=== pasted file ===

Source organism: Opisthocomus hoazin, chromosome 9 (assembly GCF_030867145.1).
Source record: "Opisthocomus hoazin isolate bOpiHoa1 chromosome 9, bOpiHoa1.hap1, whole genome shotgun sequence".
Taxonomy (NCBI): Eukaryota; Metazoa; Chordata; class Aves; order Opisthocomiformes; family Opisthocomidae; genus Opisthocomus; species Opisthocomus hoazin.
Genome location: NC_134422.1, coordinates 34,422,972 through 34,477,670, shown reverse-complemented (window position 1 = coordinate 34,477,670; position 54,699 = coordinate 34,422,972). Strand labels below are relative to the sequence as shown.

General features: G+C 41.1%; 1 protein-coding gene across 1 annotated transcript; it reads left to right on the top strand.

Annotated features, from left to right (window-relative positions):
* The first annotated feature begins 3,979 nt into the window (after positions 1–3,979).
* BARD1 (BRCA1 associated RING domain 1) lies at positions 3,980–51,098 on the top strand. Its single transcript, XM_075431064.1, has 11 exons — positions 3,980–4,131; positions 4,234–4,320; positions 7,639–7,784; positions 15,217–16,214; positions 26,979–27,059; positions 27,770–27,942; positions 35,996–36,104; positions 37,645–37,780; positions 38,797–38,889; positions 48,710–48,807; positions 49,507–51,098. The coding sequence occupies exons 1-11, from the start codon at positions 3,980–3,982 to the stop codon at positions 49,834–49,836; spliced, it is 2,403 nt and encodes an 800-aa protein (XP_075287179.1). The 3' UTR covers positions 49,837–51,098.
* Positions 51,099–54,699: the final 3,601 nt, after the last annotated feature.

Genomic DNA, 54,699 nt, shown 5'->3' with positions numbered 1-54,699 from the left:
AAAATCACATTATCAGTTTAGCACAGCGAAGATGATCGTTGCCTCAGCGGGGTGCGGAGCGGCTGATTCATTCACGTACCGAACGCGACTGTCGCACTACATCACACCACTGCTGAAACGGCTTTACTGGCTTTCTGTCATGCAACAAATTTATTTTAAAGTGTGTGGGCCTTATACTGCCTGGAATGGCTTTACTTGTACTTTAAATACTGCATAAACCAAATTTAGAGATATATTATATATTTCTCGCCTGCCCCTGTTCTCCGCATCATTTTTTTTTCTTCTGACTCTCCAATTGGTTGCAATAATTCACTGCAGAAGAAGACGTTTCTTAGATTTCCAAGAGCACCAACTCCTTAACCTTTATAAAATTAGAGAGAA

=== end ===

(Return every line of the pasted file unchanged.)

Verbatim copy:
Source organism: Opisthocomus hoazin, chromosome 9 (assembly GCF_030867145.1).
Source record: "Opisthocomus hoazin isolate bOpiHoa1 chromosome 9, bOpiHoa1.hap1, whole genome shotgun sequence".
Taxonomy (NCBI): Eukaryota; Metazoa; Chordata; class Aves; order Opisthocomiformes; family Opisthocomidae; genus Opisthocomus; species Opisthocomus hoazin.
Genome location: NC_134422.1, coordinates 34,422,972 through 34,477,670, shown reverse-complemented (window position 1 = coordinate 34,477,670; position 54,699 = coordinate 34,422,972). Strand labels below are relative to the sequence as shown.

General features: G+C 41.1%; 1 protein-coding gene across 1 annotated transcript; it reads left to right on the top strand.

Annotated features, from left to right (window-relative positions):
* The first annotated feature begins 3,979 nt into the window (after positions 1–3,979).
* BARD1 (BRCA1 associated RING domain 1) lies at positions 3,980–51,098 on the top strand. Its single transcript, XM_075431064.1, has 11 exons — positions 3,980–4,131; positions 4,234–4,320; positions 7,639–7,784; positions 15,217–16,214; positions 26,979–27,059; positions 27,770–27,942; positions 35,996–36,104; positions 37,645–37,780; positions 38,797–38,889; positions 48,710–48,807; positions 49,507–51,098. The coding sequence occupies exons 1-11, from the start codon at positions 3,980–3,982 to the stop codon at positions 49,834–49,836; spliced, it is 2,403 nt and encodes an 800-aa protein (XP_075287179.1). The 3' UTR covers positions 49,837–51,098.
* Positions 51,099–54,699: the final 3,601 nt, after the last annotated feature.

Genomic DNA, 54,699 nt, shown 5'->3' with positions numbered 1-54,699 from the left:
AAAATCACATTATCAGTTTAGCACAGCGAAGATGATCGTTGCCTCAGCGGGGTGCGGAGCGGCTGATTCATTCACGTACCGAACGCGACTGTCGCACTACATCACACCACTGCTGAAACGGCTTTACTGGCTTTCTGTCATGCAACAAATTTATTTTAAAGTGTGTGGGCCTTATACTGCCTGGAATGGCTTTACTTGTACTTTAAATACTGCATAAACCAAATTTAGAGATATATTATATATTTCTCGCCTGCCCCTGTTCTCCGCATCATTTTTTTTTCTTCTGACTCTCCAATTGGTTGCAATAATTCACTGCAGAAGAAGACGTTTCTTAGATTTCCAAGAGCACCAACTCCTTAACCTTTATAAAATTAGAGAGAA